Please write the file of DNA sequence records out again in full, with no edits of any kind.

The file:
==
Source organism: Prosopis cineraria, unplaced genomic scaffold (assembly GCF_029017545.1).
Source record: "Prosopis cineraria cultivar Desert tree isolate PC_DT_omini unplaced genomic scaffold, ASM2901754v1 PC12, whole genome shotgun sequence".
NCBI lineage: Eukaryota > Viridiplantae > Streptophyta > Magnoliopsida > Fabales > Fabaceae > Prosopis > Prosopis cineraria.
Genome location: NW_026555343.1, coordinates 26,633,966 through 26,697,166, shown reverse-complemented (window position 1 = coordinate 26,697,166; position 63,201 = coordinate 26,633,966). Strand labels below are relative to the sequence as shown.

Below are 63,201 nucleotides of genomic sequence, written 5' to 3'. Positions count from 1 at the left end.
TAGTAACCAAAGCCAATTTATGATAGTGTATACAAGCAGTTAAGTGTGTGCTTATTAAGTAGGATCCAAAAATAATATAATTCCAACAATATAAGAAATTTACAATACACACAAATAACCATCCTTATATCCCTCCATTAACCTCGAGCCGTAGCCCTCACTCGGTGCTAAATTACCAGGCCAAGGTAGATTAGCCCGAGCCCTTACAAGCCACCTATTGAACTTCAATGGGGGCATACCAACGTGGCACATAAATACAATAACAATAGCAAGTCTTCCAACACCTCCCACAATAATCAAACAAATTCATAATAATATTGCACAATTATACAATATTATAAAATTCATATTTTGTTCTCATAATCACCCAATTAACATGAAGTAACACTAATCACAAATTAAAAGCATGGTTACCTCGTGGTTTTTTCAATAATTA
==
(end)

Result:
Source organism: Prosopis cineraria, unplaced genomic scaffold (assembly GCF_029017545.1).
Source record: "Prosopis cineraria cultivar Desert tree isolate PC_DT_omini unplaced genomic scaffold, ASM2901754v1 PC12, whole genome shotgun sequence".
NCBI lineage: Eukaryota > Viridiplantae > Streptophyta > Magnoliopsida > Fabales > Fabaceae > Prosopis > Prosopis cineraria.
Genome location: NW_026555343.1, coordinates 26,633,966 through 26,697,166, shown reverse-complemented (window position 1 = coordinate 26,697,166; position 63,201 = coordinate 26,633,966). Strand labels below are relative to the sequence as shown.

Below are 63,201 nucleotides of genomic sequence, written 5' to 3'. Positions count from 1 at the left end.
TAGTAACCAAAGCCAATTTATGATAGTGTATACAAGCAGTTAAGTGTGTGCTTATTAAGTAGGATCCAAAAATAATATAATTCCAACAATATAAGAAATTTACAATACACACAAATAACCATCCTTATATCCCTCCATTAACCTCGAGCCGTAGCCCTCACTCGGTGCTAAATTACCAGGCCAAGGTAGATTAGCCCGAGCCCTTACAAGCCACCTATTGAACTTCAATGGGGGCATACCAACGTGGCACATAAATACAATAACAATAGCAAGTCTTCCAACACCTCCCACAATAATCAAACAAATTCATAATAATATTGCACAATTATACAATATTATAAAATTCATATTTTGTTCTCATAATCACCCAATTAACATGAAGTAACACTAATCACAAATTAAAAGCATGGTTACCTCGTGGTTTTTTCAATAATTA